Authentic Student Voice and The Journey to Shared Decision Making

A journey to authentic student voice

At the start of this school year, we wrote about The Student Voice and the implementation of The Lundy Model of Participation. Following feedback, observations, and some great conversations with some really talented and passionate people, we are following up with a blog that focuses on the influence part of Lundy’s Model of Participation.

Lundy Model of Participation

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“The future belongs to young people with an education and the imagination to create” – President Barack Obama.

This statement rings true as both young people and adults come to terms with the world we live in at present.

The extent of how lockdown has impacted our lives and the reality of climate change, alongside movements such as #MeToo and #BlackLivesMatter, can lead to feelings of stress and uncertainty.

Adults and students will potentially have very different outlooks on these subjects. The result of this is a less than secure and known future for our young people and if we are to follow President Obama’s advice, we need to authentically engage with our young people. Educators in particular will be able to authentically engage with young people in a manner in which young people will feel heard.

This principle is a central pillar of The Student Voice Tool. Not only must schools and colleges provide avenues for students to share information about their life experiences, but it is fundamental that young people not only receive feedback from their input but are also included in decision making about their own learning environment and community. Professor Lundy refers to this as Influence – the views of the young person must be acted upon appropriately.

Sociologist, Roger Hart whose previous works were ‘Children’s Participation: The Theory And Practice Of Involving Young Citizens In Community Development And Environmental Care’ for UNICEF in 1997, created the ladder of participation. Through this, educators can assess where they are with Lundy’s view of Influence and how their setting may need to progress.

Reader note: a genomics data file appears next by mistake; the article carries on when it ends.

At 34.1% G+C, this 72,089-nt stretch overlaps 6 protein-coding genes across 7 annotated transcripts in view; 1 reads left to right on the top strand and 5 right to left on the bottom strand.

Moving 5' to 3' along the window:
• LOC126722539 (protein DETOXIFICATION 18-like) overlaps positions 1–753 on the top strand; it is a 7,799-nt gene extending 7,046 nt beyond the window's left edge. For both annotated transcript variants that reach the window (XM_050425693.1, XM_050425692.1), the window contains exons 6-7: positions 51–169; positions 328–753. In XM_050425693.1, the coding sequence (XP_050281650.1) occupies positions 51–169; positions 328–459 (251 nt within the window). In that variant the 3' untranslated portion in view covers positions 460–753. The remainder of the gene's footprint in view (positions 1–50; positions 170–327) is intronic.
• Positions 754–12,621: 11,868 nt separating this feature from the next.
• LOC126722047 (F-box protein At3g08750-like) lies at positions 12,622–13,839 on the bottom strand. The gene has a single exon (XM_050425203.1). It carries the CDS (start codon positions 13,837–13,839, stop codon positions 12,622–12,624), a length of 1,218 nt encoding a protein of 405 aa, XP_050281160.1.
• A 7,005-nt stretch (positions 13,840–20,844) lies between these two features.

Article 12 and The Lundy Model of Participation

The Lundy Model of Participation was developed by Laura Lundy, a professor of international children’s rights, and it was designed to provide a way of conceptualising a child’s right to participation – as laid down in the UN Convention on the Rights of the Child which states that every child has the right to express their views on matters that affect them, and for these views to be taken into consideration. The Lundy model’s four elements are space, voice, audience, influence.

The Lundy Model of Participation was prominently featured in the Irish Department of Children and Youth Affairs’ recent National Strategy on Children and Young People’s Participation in Decision Making (2015 – 2020).

Dr. James Reilly, TD. Minister for Children and Youth Affairs stated “The strategy focuses on the everyday lives of children and young people and the places and spaces in which they are entitled to have a voice in decisions that affect their lives, including in community, education, health, and well-being, and legal settings. The strategy is primarily aimed at children and young people under the age of 18, but also embraces the voice of young people in the transition to adulthood.”

This model is so very relevant to The Student Voice because we strive to work on all four elements. The technology-based approach gives students an easy-to-access space – a virtual space – to be able to share their views. It enables them to use their voice to the most relevant audience within the school and gives them genuine influence on the issues that affect them, including their right to be safe from harm in their place of education and community as a whole. This will work to meet the challenge set by Ofsted, who have stated that schools need to create a culture that removes barriers to reporting harm that students might be experiencing.